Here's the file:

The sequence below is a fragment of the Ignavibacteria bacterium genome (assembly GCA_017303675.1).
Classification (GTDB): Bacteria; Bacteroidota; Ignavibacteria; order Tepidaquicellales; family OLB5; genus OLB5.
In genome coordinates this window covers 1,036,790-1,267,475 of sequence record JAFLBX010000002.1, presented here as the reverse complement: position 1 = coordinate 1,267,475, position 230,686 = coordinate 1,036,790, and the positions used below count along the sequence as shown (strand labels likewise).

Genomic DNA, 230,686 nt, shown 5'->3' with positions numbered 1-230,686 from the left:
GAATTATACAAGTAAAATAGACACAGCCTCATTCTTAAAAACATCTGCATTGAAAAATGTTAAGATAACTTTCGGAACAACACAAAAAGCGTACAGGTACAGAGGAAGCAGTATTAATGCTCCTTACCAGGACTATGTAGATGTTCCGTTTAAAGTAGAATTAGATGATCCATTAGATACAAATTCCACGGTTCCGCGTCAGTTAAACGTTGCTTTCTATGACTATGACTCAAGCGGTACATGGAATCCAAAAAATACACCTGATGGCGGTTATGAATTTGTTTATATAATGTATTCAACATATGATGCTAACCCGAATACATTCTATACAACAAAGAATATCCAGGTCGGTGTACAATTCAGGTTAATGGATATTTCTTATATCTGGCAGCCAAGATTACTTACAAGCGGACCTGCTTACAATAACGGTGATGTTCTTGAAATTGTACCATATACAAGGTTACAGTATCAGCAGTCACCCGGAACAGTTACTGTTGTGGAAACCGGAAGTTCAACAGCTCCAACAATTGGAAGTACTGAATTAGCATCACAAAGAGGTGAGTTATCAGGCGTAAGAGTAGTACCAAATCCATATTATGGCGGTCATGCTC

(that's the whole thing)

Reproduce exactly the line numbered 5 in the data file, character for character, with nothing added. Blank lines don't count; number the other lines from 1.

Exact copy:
GAATTATACAAGTAAAATAGACACAGCCTCATTCTTAAAAACATCTGCATTGAAAAATGTTAAGATAACTTTCGGAACAACACAAAAAGCGTACAGGTACAGAGGAAGCAGTATTAATGCTCCTTACCAGGACTATGTAGATGTTCCGTTTAAAGTAGAATTAGATGATCCATTAGATACAAATTCCACGGTTCCGCGTCAGTTAAACGTTGCTTTCTATGACTATGACTCAAGCGGTACATGGAATCCAAAAAATACACCTGATGGCGGTTATGAATTTGTTTATATAATGTATTCAACATATGATGCTAACCCGAATACATTCTATACAACAAAGAATATCCAGGTCGGTGTACAATTCAGGTTAATGGATATTTCTTATATCTGGCAGCCAAGATTACTTACAAGCGGACCTGCTTACAATAACGGTGATGTTCTTGAAATTGTACCATATACAAGGTTACAGTATCAGCAGTCACCCGGAACAGTTACTGTTGTGGAAACCGGAAGTTCAACAGCTCCAACAATTGGAAGTACTGAATTAGCATCACAAAGAGGTGAGTTATCAGGCGTAAGAGTAGTACCAAATCCATATTATGGCGGTCATGCTC